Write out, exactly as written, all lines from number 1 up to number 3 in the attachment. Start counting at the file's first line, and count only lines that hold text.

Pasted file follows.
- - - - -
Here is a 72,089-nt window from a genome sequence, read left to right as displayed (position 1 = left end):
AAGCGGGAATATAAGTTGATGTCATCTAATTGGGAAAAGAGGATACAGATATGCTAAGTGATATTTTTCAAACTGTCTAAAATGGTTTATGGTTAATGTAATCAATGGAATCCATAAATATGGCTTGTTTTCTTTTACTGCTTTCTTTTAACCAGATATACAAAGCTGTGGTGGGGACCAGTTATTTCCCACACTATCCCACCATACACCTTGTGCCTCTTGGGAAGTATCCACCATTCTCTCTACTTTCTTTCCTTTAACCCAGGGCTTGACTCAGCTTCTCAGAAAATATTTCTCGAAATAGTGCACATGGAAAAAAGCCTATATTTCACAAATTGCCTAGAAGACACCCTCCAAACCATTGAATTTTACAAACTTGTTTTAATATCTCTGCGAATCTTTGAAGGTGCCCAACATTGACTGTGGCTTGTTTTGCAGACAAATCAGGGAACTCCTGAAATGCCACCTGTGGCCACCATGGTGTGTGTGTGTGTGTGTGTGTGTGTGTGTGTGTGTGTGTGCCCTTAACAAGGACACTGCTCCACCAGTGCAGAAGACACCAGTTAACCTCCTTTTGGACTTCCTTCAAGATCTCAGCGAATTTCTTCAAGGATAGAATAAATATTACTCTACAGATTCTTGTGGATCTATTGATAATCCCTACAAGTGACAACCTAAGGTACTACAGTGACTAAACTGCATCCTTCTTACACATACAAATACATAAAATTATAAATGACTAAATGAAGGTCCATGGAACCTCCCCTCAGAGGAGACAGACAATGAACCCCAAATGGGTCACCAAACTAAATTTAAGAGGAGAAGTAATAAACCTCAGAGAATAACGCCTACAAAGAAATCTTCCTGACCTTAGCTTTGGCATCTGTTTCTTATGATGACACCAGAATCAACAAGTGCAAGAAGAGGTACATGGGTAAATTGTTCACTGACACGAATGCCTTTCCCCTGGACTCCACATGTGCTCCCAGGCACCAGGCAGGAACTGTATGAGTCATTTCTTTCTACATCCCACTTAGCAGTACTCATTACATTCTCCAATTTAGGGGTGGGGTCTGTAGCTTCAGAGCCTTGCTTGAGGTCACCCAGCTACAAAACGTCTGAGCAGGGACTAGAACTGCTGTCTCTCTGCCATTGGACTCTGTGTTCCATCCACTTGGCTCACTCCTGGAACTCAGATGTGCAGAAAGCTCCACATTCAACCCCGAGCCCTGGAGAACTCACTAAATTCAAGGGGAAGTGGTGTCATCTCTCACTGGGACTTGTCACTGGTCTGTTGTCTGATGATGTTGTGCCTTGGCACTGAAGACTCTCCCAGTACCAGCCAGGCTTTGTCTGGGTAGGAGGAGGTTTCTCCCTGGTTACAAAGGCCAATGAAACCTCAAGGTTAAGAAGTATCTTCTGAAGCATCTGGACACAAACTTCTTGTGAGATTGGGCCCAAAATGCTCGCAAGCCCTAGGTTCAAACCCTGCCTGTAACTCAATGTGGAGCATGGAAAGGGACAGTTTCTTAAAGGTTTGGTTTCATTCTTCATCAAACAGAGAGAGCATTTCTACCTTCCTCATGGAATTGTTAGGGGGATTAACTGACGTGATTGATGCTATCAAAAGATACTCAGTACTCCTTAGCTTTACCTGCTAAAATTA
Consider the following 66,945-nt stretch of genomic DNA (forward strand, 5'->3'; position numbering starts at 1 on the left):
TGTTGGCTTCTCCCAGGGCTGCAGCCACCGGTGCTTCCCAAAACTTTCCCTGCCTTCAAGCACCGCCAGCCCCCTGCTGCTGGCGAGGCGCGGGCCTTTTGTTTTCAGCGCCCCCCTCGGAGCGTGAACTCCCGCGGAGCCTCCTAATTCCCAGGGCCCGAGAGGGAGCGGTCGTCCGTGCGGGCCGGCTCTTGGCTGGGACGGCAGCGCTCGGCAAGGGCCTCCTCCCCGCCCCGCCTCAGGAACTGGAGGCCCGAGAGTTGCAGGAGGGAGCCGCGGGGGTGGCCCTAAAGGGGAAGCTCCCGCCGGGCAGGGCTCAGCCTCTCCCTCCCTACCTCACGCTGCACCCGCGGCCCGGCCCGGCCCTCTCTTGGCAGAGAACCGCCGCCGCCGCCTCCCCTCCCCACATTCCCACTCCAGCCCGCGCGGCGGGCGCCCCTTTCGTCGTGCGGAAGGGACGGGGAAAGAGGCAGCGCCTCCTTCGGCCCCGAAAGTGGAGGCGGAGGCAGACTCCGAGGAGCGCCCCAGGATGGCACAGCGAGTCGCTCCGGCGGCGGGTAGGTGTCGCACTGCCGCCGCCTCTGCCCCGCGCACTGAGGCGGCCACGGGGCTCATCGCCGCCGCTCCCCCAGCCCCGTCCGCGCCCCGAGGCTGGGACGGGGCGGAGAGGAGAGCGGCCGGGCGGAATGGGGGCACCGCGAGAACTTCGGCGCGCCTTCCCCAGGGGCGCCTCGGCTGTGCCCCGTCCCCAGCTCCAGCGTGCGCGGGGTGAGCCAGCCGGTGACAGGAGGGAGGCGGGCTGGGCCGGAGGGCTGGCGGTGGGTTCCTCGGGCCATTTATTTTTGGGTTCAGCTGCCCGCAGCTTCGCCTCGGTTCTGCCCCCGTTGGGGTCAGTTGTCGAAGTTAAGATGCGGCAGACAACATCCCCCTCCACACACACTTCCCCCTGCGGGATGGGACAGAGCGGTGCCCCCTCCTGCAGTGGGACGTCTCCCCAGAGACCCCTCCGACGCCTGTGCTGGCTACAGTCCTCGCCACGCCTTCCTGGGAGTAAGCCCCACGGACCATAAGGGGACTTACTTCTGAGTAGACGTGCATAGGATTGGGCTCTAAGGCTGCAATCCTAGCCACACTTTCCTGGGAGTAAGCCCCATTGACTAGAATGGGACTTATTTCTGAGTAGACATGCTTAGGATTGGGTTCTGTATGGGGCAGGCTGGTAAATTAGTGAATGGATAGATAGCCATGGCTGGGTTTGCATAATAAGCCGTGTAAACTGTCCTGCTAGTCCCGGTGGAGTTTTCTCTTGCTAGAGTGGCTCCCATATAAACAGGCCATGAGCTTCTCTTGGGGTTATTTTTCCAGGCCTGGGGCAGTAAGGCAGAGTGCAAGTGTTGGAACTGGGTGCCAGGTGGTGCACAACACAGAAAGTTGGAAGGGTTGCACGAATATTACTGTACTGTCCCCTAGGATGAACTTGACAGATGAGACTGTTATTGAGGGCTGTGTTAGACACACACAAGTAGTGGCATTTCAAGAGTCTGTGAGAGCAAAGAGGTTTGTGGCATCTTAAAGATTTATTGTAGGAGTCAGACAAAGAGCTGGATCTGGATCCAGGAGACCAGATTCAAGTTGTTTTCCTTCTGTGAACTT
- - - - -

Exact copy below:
Here is a 72,089-nt window from a genome sequence, read left to right as displayed (position 1 = left end):
AAGCGGGAATATAAGTTGATGTCATCTAATTGGGAAAAGAGGATACAGATATGCTAAGTGATATTTTTCAAACTGTCTAAAATGGTTTATGGTTAATGTAATCAATGGAATCCATAAATATGGCTTGTTTTCTTTTACTGCTTTCTTTTAACCAGATATACAAAGCTGTGGTGGGGACCAGTTATTTCCCACACTATCCCACCATACACCTTGTGCCTCTTGGGAAGTATCCACCATTCTCTCTACTTTCTTTCCTTTAACCCAGGGCTTGACTCAGCTTCTCAGAAAATATTTCTCGAAATAGTGCACATGGAAAAAAGCCTATATTTCACAAATTGCCTAGAAGACACCCTCCAAACCATTGAATTTTACAAACTTGTTTTAATATCTCTGCGAATCTTTGAAGGTGCCCAACATTGACTGTGGCTTGTTTTGCAGACAAATCAGGGAACTCCTGAAATGCCACCTGTGGCCACCATGGTGTGTGTGTGTGTGTGTGTGTGTGTGTGTGTGTGTGTGTGCCCTTAACAAGGACACTGCTCCACCAGTGCAGAAGACACCAGTTAACCTCCTTTTGGACTTCCTTCAAGATCTCAGCGAATTTCTTCAAGGATAGAATAAATATTACTCTACAGATTCTTGTGGATCTATTGATAATCCCTACAAGTGACAACCTAAGGTACTACAGTGACTAAACTGCATCCTTCTTACACATACAAATACATAAAATTATAAATGACTAAATGAAGGTCCATGGAACCTCCCCTCAGAGGAGACAGACAATGAACCCCAAATGGGTCACCAAACTAAATTTAAGAGGAGAAGTAATAAACCTCAGAGAATAACGCCTACAAAGAAATCTTCCTGACCTTAGCTTTGGCATCTGTTTCTTATGATGACACCAGAATCAACAAGTGCAAGAAGAGGTACATGGGTAAATTGTTCACTGACACGAATGCCTTTCCCCTGGACTCCACATGTGCTCCCAGGCACCAGGCAGGAACTGTATGAGTCATTTCTTTCTACATCCCACTTAGCAGTACTCATTACATTCTCCAATTTAGGGGTGGGGTCTGTAGCTTCAGAGCCTTGCTTGAGGTCACCCAGCTACAAAACGTCTGAGCAGGGACTAGAACTGCTGTCTCTCTGCCATTGGACTCTGTGTTCCATCCACTTGGCTCACTCCTGGAACTCAGATGTGCAGAAAGCTCCACATTCAACCCCGAGCCCTGGAGAACTCACTAAATTCAAGGGGAAGTGGTGTCATCTCTCACTGGGACTTGTCACTGGTCTGTTGTCTGATGATGTTGTGCCTTGGCACTGAAGACTCTCCCAGTACCAGCCAGGCTTTGTCTGGGTAGGAGGAGGTTTCTCCCTGGTTACAAAGGCCAATGAAACCTCAAGGTTAAGAAGTATCTTCTGAAGCATCTGGACACAAACTTCTTGTGAGATTGGGCCCAAAATGCTCGCAAGCCCTAGGTTCAAACCCTGCCTGTAACTCAATGTGGAGCATGGAAAGGGACAGTTTCTTAAAGGTTTGGTTTCATTCTTCATCAAACAGAGAGAGCATTTCTACCTTCCTCATGGAATTGTTAGGGGGATTAACTGACGTGATTGATGCTATCAAAAGATACTCAGTACTCCTTAGCTTTACCTGCTAAAATTA
Consider the following 66,945-nt stretch of genomic DNA (forward strand, 5'->3'; position numbering starts at 1 on the left):